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It is sad that people want to slam someone in death. Gnutella made big waves in computer programming circles and not because it was used for swapping music. Unless you are in the business you will never realize how many people and companies said "why didn't I think of that" when they saw how the program worked. A genius is rare. A creative genius is special. This is a big loss for those who love technical advancement. :cry: Robert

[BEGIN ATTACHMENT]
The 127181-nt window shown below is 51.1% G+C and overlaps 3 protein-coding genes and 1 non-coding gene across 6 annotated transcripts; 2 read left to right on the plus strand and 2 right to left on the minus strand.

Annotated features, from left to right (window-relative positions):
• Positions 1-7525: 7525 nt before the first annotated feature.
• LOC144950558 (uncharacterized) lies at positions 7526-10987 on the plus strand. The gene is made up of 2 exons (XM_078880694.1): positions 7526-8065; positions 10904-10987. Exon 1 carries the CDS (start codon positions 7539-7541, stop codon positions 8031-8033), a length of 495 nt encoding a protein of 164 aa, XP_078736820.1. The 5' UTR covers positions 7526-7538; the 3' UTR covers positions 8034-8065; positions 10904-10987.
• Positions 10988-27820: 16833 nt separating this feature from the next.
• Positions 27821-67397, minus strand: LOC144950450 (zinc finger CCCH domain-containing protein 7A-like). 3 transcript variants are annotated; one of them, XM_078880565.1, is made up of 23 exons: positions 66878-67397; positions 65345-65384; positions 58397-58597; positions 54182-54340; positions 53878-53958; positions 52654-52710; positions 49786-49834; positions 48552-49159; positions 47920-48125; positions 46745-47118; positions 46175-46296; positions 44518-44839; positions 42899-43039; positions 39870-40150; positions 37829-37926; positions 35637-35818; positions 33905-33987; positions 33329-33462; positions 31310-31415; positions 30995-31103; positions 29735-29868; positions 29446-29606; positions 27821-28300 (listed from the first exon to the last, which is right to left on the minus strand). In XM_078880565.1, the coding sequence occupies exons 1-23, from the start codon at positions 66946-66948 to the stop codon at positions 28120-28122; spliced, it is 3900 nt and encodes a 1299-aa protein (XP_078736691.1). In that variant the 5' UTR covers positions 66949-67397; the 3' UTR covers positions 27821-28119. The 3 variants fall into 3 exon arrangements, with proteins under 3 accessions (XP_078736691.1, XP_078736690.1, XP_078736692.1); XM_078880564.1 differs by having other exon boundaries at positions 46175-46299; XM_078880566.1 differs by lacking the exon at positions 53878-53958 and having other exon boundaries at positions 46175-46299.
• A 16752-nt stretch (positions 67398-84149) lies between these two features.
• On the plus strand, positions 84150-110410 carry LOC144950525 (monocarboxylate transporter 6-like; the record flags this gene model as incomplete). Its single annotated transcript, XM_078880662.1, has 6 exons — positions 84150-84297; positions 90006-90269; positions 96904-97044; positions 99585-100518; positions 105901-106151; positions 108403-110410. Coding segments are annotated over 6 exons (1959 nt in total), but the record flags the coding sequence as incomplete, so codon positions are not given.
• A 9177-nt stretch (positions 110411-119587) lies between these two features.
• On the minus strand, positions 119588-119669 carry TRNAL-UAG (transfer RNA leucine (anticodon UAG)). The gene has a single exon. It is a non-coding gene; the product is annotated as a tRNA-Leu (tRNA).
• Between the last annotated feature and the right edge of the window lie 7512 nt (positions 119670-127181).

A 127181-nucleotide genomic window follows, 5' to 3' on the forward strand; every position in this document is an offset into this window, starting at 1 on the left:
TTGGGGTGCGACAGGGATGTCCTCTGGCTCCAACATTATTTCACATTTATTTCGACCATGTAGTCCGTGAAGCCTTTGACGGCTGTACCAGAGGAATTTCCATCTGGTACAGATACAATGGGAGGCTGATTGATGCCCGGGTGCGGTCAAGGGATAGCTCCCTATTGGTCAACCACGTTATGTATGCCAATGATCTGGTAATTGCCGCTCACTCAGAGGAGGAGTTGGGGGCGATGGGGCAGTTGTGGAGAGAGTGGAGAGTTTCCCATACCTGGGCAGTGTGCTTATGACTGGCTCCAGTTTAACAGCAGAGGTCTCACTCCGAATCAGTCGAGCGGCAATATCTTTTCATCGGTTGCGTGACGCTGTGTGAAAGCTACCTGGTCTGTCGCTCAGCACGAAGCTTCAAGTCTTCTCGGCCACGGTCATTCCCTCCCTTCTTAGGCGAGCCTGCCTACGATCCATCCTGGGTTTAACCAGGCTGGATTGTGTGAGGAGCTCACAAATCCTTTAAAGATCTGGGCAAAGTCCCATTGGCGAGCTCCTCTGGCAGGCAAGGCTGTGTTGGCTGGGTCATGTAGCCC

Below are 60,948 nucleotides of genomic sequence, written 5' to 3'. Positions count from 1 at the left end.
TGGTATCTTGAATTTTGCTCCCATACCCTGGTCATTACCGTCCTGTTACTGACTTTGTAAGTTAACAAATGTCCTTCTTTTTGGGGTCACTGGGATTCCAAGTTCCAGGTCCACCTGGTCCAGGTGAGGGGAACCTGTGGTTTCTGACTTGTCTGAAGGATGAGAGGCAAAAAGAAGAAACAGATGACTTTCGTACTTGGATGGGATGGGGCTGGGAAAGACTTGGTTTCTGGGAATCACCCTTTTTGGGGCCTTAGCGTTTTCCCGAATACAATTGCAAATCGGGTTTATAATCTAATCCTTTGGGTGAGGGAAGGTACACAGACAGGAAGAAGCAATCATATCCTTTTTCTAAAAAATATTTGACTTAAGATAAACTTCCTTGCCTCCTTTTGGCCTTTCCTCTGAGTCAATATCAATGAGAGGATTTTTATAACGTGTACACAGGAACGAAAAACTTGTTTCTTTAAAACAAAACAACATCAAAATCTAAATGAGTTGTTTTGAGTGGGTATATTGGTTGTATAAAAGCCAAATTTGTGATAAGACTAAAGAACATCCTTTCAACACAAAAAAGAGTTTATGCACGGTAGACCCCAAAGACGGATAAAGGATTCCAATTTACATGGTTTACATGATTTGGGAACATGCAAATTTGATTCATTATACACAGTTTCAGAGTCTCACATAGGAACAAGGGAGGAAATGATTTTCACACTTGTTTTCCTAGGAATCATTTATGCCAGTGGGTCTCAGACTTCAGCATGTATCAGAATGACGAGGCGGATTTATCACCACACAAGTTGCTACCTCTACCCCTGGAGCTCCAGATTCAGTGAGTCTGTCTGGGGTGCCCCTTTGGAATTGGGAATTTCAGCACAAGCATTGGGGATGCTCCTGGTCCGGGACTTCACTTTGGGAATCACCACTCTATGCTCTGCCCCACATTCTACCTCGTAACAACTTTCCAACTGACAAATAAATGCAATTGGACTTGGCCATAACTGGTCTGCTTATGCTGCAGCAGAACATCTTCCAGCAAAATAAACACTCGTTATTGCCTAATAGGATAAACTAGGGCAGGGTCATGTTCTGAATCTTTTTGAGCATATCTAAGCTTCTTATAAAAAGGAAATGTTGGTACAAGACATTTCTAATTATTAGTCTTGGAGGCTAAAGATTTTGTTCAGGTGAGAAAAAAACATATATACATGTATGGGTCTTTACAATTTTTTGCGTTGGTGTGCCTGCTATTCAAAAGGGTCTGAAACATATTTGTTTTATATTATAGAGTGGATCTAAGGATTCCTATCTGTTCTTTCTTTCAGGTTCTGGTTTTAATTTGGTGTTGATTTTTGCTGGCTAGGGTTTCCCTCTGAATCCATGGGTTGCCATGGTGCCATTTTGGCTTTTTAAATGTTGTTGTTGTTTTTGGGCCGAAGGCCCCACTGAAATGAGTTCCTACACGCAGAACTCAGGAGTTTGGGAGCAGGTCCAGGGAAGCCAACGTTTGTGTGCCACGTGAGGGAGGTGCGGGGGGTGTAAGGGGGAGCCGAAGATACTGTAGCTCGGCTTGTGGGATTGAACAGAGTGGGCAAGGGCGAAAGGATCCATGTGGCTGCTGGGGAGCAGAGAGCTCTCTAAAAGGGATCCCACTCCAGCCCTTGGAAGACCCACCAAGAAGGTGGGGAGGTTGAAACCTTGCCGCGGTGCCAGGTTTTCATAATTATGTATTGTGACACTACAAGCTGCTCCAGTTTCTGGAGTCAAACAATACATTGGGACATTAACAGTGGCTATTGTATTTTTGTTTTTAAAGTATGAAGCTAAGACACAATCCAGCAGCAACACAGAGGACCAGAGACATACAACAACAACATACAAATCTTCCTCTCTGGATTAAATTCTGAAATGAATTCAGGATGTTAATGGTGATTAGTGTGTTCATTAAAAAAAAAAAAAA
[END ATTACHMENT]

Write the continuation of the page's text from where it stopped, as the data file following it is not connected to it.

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I think there are a lot of people who don't understand that software development is a creative process. I think people buy into the stereotype of a "computer geek" and simply don't understand that it takes both intelligence and creativity to make great software. While some software looks like an excercize in translating features or requirements into code, other software is elegant, efficient and innovative - demonstrating creativity. The trend in commercial software is towards the former while the trend in open source software is toward the later. Most open source software is a labour of love. As code is reviewed by peers, open source developers try to make their code elegant as well as efficient. Commercial software often starts off pretty innovative, after a couple of releases is turns to ugly feature bloated crap. I also don't equate innovation with creativity. Being innovative is simply being conceptually creative. One can also be creative in implementing other people's concepts. Finally - there are a lot of brilliant people who died pennyless. Tesla was far more brilliant than Edison, but Edison made the big bucks. Mozzart, Bach, Strauss and many of the great classical composers also died pennyless. Linus Torvald hasn't make any money from selling Linux operating systems, but there are very few (who understand his contributions) who would not think he is pretty damn smart.